A note about Rainbow Family
This audio documentation of my interactive computer music work Rainbow Family is taken from three days of live performances that took place in May of 1984 at the Salle de Projection of the Institut de Recherche et de Coordination Acoustique/Musique (IRCAM). The performances are the culmination of two years of sustained research and creative work in fulfillment of an IRCAM commission. Thanks to Tod Machover and the late and greatly missed David Wessel (1942-2014), I spent three years there, meeting Pierre Boulez (1925-2016), Tristan Murail, Philippe Manoury, and many others, and making some lifelong friends and associates, like Kaija Saariaho and Jean-Baptiste Barriere, as well as György Kurtág (the younger) and the late Oliver Johnson (1944-2002), a lifelong friend of Wessel’s (and a fellow drummer) with whom I performed in Steve Lacy’s ensembles.
For a number of years, the only account of Rainbow Family, the first of my “interactive virtual orchestra” works and a precursor to the better-known Voyager virtual orchestra and “interactive virtual improvisor” systems from 1987 and onward, was in Georgina Born’s still-controversial (in some circles) book, Rationalizing Culture: IRCAM, Boulez, and the Institutionalization of the Musical Avant-Garde (University of California Press, 1995). Despite the fact that most personages in the book are delineated with coded initials, those who venture into that complex ethnography will have no trouble recognizing the Rainbow projects and its composer. In all probability, this was the first commission from IRCAM for what were then called “microcomputers” (small systems) as well as the first that involved so-called improvising computer programs. Thus, for those interested in tracing the development of this aspect of my work, especially in the context of the history of interactive computer music-making more generally, this release could be useful.
Voyager and its offshoots, which are still being irregularly updated, have been taken by many as emblematic of my work in this area. However, Rainbow Family, which drew upon early ‘80s AI, 1950s cybernetics, and sociomusical networks of free improvisation in creating a social aesthetic that included “creative machines” as central actors, brought together the key methodologies and grounding aesthetics of interactivity that marked my later work:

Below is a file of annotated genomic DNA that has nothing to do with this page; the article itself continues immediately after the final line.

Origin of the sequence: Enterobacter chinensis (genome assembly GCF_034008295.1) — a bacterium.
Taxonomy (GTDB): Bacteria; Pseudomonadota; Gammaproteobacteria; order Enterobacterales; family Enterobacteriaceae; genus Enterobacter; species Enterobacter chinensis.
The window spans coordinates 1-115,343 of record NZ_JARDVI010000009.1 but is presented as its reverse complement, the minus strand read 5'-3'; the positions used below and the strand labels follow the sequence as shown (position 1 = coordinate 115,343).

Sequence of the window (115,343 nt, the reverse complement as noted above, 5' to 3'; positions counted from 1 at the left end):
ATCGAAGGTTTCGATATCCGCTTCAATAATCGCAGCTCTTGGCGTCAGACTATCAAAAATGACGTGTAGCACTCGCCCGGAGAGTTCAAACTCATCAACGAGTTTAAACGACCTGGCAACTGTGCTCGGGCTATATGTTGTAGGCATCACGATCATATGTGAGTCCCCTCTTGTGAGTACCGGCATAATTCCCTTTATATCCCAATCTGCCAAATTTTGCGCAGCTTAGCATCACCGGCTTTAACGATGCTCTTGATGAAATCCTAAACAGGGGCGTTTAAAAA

(1) Human and/or non-human musicians engage in live, completely improvised dialogue with a computer-driven, interactive "virtual improvisor."
(2) One or more computer programs analyze aspects of the musical environment in real time, using that analysis to guide an automatic “improvisation” program that generates both complex responses to input and independent generative and analytic behavior that arises from its own internal processes.
(3) The system is an independent improvisor with its own set of musical approaches. When it detects outside input, it takes what it finds into account as part of its decision-making process. However, it should not need outside input to create music.
(4) As an independent improvisor, difference is asserted by the system in the form of program responses that are not necessarily related (or even deliberately unrelated to) outside input. These responses can be heard as the consequences of different modes of a construction of "listening," where the software attempts to create a detailed representation of what it receives from the improvisors.
(5) In playing with different people or in different musical situations, the system should play differently, while retaining something of its own personality.
(6) Any conceivable behavior choices should be designed into the system as part of its base of competencies for it to choose from freely, rather than incorporating hard-wired Pavlovian responses or transforming the system into an instrument to be manipulated by the human performer. Otherwise, I would not be learning much about the nature of communicative strategies in improvisation.
Thus, as new media theorist Simon Penny has maintained about interactive works more generally, “the machine system is constituted as a quasi-organism which responds to changes or perturbations in its environment.” Performances and computer programs such as this deal with the nature of music and, in particular, the processes by which improvising musicians produce it.
In this kind of work, the improvised musical encounter is experienced as a sonic negotiation between musicians, some of whom are people and others not. Any entity operating in this conceptual space would deal with issues of behavior, communication and intersubjectivity. As the anthropologist of technology Lucy Suchman has maintained, such interactions succeed through the communitarian construction of intelligibility. Suchman's logical conclusion here, one that has guided my work with interactive machines since the late 1970s, is that "machine-human differences are discursively enacted and available for refiguring."